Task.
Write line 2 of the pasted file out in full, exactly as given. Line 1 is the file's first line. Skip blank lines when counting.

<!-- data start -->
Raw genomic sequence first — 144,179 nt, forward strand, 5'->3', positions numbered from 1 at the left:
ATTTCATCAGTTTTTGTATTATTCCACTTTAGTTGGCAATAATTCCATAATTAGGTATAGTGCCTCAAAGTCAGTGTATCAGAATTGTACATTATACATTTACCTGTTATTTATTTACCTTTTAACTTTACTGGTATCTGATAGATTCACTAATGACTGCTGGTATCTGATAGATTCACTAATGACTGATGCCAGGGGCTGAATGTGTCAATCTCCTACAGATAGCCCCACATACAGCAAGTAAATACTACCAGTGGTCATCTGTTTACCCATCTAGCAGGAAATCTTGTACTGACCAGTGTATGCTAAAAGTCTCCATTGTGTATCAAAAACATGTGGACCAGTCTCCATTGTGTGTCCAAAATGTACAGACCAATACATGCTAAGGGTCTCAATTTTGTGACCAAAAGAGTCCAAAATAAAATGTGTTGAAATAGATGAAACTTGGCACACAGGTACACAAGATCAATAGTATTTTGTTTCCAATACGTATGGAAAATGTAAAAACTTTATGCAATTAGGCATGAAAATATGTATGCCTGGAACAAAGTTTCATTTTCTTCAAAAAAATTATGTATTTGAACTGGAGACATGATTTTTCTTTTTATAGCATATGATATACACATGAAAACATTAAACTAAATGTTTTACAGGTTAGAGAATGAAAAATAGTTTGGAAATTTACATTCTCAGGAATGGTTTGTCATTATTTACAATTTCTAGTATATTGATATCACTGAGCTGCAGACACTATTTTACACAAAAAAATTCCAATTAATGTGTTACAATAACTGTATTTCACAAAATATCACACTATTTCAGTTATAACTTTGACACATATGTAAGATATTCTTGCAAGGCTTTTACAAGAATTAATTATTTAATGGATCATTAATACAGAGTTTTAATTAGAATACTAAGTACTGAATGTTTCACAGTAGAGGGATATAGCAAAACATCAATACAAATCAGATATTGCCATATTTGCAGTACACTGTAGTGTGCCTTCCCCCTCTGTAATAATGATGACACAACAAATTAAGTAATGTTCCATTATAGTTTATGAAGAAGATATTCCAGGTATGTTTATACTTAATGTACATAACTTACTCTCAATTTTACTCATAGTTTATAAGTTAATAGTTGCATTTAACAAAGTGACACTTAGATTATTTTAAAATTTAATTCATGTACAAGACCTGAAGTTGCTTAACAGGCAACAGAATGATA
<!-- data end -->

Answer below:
ATTTCATCAGTTTTTGTATTATTCCACTTTAGTTGGCAATAATTCCATAATTAGGTATAGTGCCTCAAAGTCAGTGTATCAGAATTGTACATTATACATTTACCTGTTATTTATTTACCTTTTAACTTTACTGGTATCTGATAGATTCACTAATGACTGCTGGTATCTGATAGATTCACTAATGACTGATGCCAGGGGCTGAATGTGTCAATCTCCTACAGATAGCCCCACATACAGCAAGTAAATACTACCAGTGGTCATCTGTTTACCCATCTAGCAGGAAATCTTGTACTGACCAGTGTATGCTAAAAGTCTCCATTGTGTATCAAAAACATGTGGACCAGTCTCCATTGTGTGTCCAAAATGTACAGACCAATACATGCTAAGGGTCTCAATTTTGTGACCAAAAGAGTCCAAAATAAAATGTGTTGAAATAGATGAAACTTGGCACACAGGTACACAAGATCAATAGTATTTTGTTTCCAATACGTATGGAAAATGTAAAAACTTTATGCAATTAGGCATGAAAATATGTATGCCTGGAACAAAGTTTCATTTTCTTCAAAAAAATTATGTATTTGAACTGGAGACATGATTTTTCTTTTTATAGCATATGATATACACATGAAAACATTAAACTAAATGTTTTACAGGTTAGAGAATGAAAAATAGTTTGGAAATTTACATTCTCAGGAATGGTTTGTCATTATTTACAATTTCTAGTATATTGATATCACTGAGCTGCAGACACTATTTTACACAAAAAAATTCCAATTAATGTGTTACAATAACTGTATTTCACAAAATATCACACTATTTCAGTTATAACTTTGACACATATGTAAGATATTCTTGCAAGGCTTTTACAAGAATTAATTATTTAATGGATCATTAATACAGAGTTTTAATTAGAATACTAAGTACTGAATGTTTCACAGTAGAGGGATATAGCAAAACATCAATACAAATCAGATATTGCCATATTTGCAGTACACTGTAGTGTGCCTTCCCCCTCTGTAATAATGATGACACAACAAATTAAGTAATGTTCCATTATAGTTTATGAAGAAGATATTCCAGGTATGTTTATACTTAATGTACATAACTTACTCTCAATTTTACTCATAGTTTATAAGTTAATAGTTGCATTTAACAAAGTGACACTTAGATTATTTTAAAATTTAATTCATGTACAAGACCTGAAGTTGCTTAACAGGCAACAGAATGATA